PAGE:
Scottsdale Old Town Horse and Carriage

Scottsdale officially denied Scottsdale Horse and Carriage’s request to continue using the Noriega Livery stable to store and stage its carriages, a move that threatens the free Old Town rides.

The future of carriage rides in Old Town Scottsdale is once again in question after the city denied a local operator’s request to continue using the outdoor portion of the Noriega Livery Stable.

Teri Todd, owner of Scottsdale Horse and Carriage, contends that without the use of the stable for storage and staging, she would not be able to operate downtown because the cost to truck in her carriages every week would not be offset by the money she makes through paid rides.

The city responded by stating that Todd – and any other company – is free to operate private carriage rides downtown but the city is no longer interested in subsidizing the service, either through a contract or rent-free use of the stable.

The city pegged the value of the outdoor storage space at approximately $13,000 per year or $1,080 per month.

“The city is not concerned about horses and carriages operating in Old Town,” Assistant City Manager Brent Stockwell said. “The issue is whether or not the city should be subsidizing that service.”

Todd has operated a city-branded stagecoach downtown for over a decade as a city contractor.

 That contract provided her with payment of up to $14,000 per year and use of the outside of the city-owned livery stable at 2nd Street and Brown Avenue and required her to provide free rides during Thursday night Art Walks from November to April and on Friday and Saturday afternoons from January through March.

During that time, she also operated a for-profit carriage service using the stable, which the city permitted under the contract.

However, the city notified Todd in September that it would be canceling her contract and she had to vacate the stable by the end of the year. Todd asked the City Council on Sept. 11 to reverse city staff’s decision.

The Council directed the City Manager’s office to investigate the issue further.

But the City was already in negotiations with the Parada del Sol Rodeo to put a rodeo museum in the livery stable, though both officials and Rodeo General Manager Dave Alford said the museum was not related to the city’s decision to cancel Todd’s contract.

The museum will only occupy the inside of the livery building, not the outdoor storage area.

On Nov. 1, the city officially terminated Todd’s ability to use the outdoor space.

She made a second appeal to Council on Nov. 13 that was denied outright.

Following the cancellation of her contract with the city, local developer Carter Unger stepped in and offered Todd a sponsorship opportunity to keep her service running through December.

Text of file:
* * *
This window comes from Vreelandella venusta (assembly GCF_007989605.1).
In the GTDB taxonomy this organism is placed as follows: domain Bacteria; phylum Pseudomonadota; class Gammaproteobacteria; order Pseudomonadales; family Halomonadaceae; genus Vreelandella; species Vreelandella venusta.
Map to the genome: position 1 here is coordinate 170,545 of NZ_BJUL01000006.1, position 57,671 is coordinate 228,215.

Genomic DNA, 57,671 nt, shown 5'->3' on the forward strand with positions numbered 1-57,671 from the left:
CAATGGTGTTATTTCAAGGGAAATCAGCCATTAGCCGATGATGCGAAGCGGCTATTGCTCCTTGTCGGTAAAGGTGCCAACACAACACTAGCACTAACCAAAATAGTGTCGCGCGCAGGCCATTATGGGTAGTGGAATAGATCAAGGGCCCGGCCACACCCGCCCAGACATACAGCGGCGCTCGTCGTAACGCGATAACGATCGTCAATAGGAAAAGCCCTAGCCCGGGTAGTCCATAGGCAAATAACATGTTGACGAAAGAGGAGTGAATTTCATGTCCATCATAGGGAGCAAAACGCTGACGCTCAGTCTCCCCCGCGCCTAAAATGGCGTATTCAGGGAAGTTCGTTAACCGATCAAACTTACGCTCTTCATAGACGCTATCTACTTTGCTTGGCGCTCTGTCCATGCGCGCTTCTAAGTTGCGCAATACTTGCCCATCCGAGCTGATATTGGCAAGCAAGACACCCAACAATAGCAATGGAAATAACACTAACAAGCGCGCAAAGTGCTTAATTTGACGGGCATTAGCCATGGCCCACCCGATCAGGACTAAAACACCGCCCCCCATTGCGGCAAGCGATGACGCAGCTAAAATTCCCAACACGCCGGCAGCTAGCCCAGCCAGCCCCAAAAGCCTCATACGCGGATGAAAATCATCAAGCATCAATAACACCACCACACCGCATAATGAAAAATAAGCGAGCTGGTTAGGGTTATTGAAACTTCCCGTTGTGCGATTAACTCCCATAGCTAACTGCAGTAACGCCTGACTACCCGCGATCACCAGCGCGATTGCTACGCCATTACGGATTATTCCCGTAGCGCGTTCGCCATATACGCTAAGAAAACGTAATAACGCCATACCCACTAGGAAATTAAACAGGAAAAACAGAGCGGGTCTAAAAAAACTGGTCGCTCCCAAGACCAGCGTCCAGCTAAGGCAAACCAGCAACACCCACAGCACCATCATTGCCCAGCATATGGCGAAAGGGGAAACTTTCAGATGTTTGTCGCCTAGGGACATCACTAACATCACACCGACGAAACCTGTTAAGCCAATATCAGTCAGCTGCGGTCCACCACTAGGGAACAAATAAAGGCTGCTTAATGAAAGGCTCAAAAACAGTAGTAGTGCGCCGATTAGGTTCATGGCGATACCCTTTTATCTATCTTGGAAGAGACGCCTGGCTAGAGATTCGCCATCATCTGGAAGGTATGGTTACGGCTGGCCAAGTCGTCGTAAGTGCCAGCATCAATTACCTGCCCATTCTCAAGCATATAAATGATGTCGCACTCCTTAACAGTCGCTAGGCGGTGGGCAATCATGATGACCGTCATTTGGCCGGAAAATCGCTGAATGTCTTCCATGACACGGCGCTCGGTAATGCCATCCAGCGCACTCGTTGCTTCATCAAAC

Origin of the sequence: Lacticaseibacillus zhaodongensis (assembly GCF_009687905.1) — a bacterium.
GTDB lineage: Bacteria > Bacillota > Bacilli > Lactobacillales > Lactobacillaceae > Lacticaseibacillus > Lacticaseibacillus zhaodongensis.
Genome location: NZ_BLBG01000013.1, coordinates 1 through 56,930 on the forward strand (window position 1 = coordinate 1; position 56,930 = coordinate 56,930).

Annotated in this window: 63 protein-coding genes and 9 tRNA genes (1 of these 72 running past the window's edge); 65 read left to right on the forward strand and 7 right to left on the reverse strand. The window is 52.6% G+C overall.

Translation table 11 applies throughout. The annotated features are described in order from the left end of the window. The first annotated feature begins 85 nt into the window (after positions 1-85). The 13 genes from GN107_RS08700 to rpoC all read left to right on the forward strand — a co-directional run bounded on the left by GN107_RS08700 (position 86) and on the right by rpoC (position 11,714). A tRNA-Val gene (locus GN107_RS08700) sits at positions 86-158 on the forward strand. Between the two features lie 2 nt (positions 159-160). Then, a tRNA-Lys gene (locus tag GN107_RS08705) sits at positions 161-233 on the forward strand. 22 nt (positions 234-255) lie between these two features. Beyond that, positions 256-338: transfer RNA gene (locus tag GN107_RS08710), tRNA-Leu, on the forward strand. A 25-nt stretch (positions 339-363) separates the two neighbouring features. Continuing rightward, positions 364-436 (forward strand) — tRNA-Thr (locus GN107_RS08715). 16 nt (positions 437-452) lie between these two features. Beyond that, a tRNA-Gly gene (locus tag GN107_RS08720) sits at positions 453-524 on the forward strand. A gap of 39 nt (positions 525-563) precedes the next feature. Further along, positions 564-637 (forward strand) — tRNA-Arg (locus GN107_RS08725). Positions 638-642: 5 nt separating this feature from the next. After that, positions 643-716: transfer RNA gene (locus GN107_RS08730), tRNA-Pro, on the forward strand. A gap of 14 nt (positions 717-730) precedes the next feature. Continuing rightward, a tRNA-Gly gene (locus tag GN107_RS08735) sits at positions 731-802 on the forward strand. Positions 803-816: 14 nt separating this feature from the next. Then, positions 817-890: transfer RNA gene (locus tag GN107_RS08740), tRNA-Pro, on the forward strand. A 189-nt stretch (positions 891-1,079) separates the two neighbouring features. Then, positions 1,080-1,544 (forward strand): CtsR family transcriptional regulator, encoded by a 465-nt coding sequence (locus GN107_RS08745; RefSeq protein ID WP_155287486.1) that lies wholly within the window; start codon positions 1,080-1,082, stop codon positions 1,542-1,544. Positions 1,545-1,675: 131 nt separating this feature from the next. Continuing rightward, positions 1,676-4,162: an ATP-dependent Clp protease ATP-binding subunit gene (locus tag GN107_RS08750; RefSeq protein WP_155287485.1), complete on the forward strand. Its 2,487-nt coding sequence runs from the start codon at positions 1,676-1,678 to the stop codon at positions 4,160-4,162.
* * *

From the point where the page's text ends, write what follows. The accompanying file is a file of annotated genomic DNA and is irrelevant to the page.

Unger has a marketing contract with the city for WestWorld and offered to pay Todd out of his marketing budget in exchange for including WestWorld signage and other materials in her carriages.

At the time, Unger and Todd hoped the agreement would give Todd enough time and financial security to come to terms with the city over the use of the stable.

That did not come to pass, though Unger is still committed to paying Todd through the end of the year and Todd said she will hold up her end of the deal and provide rides on Saturdays through December.

“I’m willing to do what I can from financial standpoint but at the end of the day it is coming down to logistics,” Unger said.

What happens after that is anyone’s guess.

Vows to keep fighting

Todd vowed to keep fighting to keep her carriages at the livery, though it appears she has no avenues left to appeal.

 “This is my Alamo,” she said.

Todd took issue with some of the specifics included in the city’s denial of her initial appeal.

The City Manager’s Office stated that Scottsdale Tourism and Events Director Karen Churchard notified Todd on Aug. 8 that the city was considering not renewing her contract and that two days later, Downtown Specialist Jackie Contaldo told Todd renewal was not an option.

The City also said staff internally discussed canceling the contract last December, though it is unclear if those plans were shared with Todd at a meeting with her that month.

Todd contends she did not know she would have to vacate the stable until she received a letter from Churchard on Sept. 7.

At a meeting in December, the city extended Todd’s contract through June 2018, decreased her commitment to provide free rides from three days to two days and increased her rate for Saturdays from $350 to $500 per shift.

The city said the raise and extension were accommodated, because Todd had recently renewed her city-required insurance for $7,500.

However, Todd, who said she had no idea the city was considering cancellation at that time, said the increased fee was to cover higher operating expenses, such as the purchase of wheel rubber and spokes and increased insurance rates.

Churchard followed up the Aug. 10 call with an email on Aug. 20 explaining the city’s decision, stating, “It doesn’t make sense for the city to subsidize some rides on Second Street, while paid rides are going on elsewhere in historic Old Town.”

Still, Todd said she was not notified that she would not be allowed to continue using the stable for her for-profit carriage business until Sept. 7.

Todd claimed that at a meeting with city staff in December 2017, the use of the livery stable for paid rides was discussed.